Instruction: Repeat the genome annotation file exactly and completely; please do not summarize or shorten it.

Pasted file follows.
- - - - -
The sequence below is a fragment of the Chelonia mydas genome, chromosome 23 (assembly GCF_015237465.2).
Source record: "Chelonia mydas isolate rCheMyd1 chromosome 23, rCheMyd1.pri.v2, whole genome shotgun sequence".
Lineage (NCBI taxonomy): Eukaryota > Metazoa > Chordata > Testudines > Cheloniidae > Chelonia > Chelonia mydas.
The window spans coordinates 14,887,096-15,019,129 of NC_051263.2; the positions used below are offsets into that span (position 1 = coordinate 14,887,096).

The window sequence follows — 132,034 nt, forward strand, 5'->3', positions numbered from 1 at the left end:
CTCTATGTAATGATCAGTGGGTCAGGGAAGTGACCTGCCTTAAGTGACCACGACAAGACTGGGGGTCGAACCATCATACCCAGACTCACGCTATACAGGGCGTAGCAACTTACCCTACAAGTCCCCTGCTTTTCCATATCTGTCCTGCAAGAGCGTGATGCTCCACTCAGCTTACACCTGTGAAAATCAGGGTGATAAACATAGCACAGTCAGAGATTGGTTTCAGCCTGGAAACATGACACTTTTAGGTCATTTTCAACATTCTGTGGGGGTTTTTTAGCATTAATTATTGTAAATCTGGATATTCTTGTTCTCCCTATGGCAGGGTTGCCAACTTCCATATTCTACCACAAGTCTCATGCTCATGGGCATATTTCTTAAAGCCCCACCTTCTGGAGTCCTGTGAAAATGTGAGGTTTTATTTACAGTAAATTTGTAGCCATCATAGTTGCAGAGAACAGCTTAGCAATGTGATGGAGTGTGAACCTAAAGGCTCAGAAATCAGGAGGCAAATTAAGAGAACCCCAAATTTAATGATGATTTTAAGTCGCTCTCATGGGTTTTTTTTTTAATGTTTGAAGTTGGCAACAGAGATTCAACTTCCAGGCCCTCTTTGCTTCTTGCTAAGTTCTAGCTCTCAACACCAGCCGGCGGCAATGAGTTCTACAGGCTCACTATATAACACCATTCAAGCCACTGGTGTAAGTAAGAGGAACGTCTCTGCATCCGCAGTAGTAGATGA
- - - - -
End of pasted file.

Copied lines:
The sequence below is a fragment of the Chelonia mydas genome, chromosome 23 (assembly GCF_015237465.2).
Source record: "Chelonia mydas isolate rCheMyd1 chromosome 23, rCheMyd1.pri.v2, whole genome shotgun sequence".
Lineage (NCBI taxonomy): Eukaryota > Metazoa > Chordata > Testudines > Cheloniidae > Chelonia > Chelonia mydas.
The window spans coordinates 14,887,096-15,019,129 of NC_051263.2; the positions used below are offsets into that span (position 1 = coordinate 14,887,096).

The window sequence follows — 132,034 nt, forward strand, 5'->3', positions numbered from 1 at the left end:
CTCTATGTAATGATCAGTGGGTCAGGGAAGTGACCTGCCTTAAGTGACCACGACAAGACTGGGGGTCGAACCATCATACCCAGACTCACGCTATACAGGGCGTAGCAACTTACCCTACAAGTCCCCTGCTTTTCCATATCTGTCCTGCAAGAGCGTGATGCTCCACTCAGCTTACACCTGTGAAAATCAGGGTGATAAACATAGCACAGTCAGAGATTGGTTTCAGCCTGGAAACATGACACTTTTAGGTCATTTTCAACATTCTGTGGGGGTTTTTTAGCATTAATTATTGTAAATCTGGATATTCTTGTTCTCCCTATGGCAGGGTTGCCAACTTCCATATTCTACCACAAGTCTCATGCTCATGGGCATATTTCTTAAAGCCCCACCTTCTGGAGTCCTGTGAAAATGTGAGGTTTTATTTACAGTAAATTTGTAGCCATCATAGTTGCAGAGAACAGCTTAGCAATGTGATGGAGTGTGAACCTAAAGGCTCAGAAATCAGGAGGCAAATTAAGAGAACCCCAAATTTAATGATGATTTTAAGTCGCTCTCATGGGTTTTTTTTTTAATGTTTGAAGTTGGCAACAGAGATTCAACTTCCAGGCCCTCTTTGCTTCTTGCTAAGTTCTAGCTCTCAACACCAGCCGGCGGCAATGAGTTCTACAGGCTCACTATATAACACCATTCAAGCCACTGGTGTAAGTAAGAGGAACGTCTCTGCATCCGCAGTAGTAGATGA